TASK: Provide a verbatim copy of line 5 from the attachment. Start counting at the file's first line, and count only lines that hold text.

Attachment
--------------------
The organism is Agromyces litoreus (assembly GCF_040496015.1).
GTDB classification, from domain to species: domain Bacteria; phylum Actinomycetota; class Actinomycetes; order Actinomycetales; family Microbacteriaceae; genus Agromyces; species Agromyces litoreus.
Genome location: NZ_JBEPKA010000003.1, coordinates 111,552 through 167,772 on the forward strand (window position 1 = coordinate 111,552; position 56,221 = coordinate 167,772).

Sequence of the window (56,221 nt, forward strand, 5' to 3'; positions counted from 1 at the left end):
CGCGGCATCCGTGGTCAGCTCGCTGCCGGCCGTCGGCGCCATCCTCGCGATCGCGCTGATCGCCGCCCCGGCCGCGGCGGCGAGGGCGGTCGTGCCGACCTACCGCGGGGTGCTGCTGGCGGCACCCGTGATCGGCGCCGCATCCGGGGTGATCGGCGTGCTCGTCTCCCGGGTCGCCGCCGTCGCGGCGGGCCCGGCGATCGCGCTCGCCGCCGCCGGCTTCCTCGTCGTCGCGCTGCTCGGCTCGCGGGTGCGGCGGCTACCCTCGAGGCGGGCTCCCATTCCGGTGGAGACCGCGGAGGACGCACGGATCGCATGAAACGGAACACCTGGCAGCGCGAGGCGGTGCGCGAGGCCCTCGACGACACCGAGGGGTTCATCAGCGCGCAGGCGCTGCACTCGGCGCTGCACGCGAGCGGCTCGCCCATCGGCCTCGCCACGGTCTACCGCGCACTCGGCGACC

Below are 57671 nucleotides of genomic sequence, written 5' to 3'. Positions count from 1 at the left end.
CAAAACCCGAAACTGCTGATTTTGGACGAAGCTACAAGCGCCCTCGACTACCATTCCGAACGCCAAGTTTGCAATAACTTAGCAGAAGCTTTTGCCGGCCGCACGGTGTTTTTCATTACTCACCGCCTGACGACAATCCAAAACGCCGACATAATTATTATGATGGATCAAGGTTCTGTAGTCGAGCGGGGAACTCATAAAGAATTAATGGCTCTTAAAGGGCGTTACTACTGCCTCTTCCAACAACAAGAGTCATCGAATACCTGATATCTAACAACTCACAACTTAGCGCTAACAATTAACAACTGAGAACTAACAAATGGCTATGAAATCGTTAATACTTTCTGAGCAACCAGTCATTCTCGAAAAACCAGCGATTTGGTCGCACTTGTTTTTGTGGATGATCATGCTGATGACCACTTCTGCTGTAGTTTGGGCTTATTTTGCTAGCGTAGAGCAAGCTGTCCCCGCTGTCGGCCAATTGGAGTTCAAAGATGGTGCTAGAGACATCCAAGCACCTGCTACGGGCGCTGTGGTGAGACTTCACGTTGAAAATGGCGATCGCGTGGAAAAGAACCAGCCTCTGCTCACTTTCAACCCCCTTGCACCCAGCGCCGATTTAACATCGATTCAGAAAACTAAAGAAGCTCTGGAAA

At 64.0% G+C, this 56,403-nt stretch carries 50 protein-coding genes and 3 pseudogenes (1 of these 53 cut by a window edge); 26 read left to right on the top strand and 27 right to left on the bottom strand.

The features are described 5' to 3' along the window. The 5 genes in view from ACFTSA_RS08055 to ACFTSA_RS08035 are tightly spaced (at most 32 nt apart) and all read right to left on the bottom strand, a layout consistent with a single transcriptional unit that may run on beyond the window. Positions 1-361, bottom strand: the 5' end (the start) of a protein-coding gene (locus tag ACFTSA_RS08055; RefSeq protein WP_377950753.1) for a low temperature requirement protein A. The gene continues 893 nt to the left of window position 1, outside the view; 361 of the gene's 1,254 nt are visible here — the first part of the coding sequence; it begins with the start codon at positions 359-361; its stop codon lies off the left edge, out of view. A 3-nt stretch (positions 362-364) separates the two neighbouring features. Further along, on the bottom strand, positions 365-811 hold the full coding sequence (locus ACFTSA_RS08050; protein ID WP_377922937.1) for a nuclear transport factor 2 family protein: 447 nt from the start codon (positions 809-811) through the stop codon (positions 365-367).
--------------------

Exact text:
CGCGGCATCCGTGGTCAGCTCGCTGCCGGCCGTCGGCGCCATCCTCGCGATCGCGCTGATCGCCGCCCCGGCCGCGGCGGCGAGGGCGGTCGTGCCGACCTACCGCGGGGTGCTGCTGGCGGCACCCGTGATCGGCGCCGCATCCGGGGTGATCGGCGTGCTCGTCTCCCGGGTCGCCGCCGTCGCGGCGGGCCCGGCGATCGCGCTCGCCGCCGCCGGCTTCCTCGTCGTCGCGCTGCTCGGCTCGCGGGTGCGGCGGCTACCCTCGAGGCGGGCTCCCATTCCGGTGGAGACCGCGGAGGACGCACGGATCGCATGAAACGGAACACCTGGCAGCGCGAGGCGGTGCGCGAGGCCCTCGACGACACCGAGGGGTTCATCAGCGCGCAGGCGCTGCACTCGGCGCTGCACGCGAGCGGCTCGCCCATCGGCCTCGCCACGGTCTACCGCGCACTCGGCGACC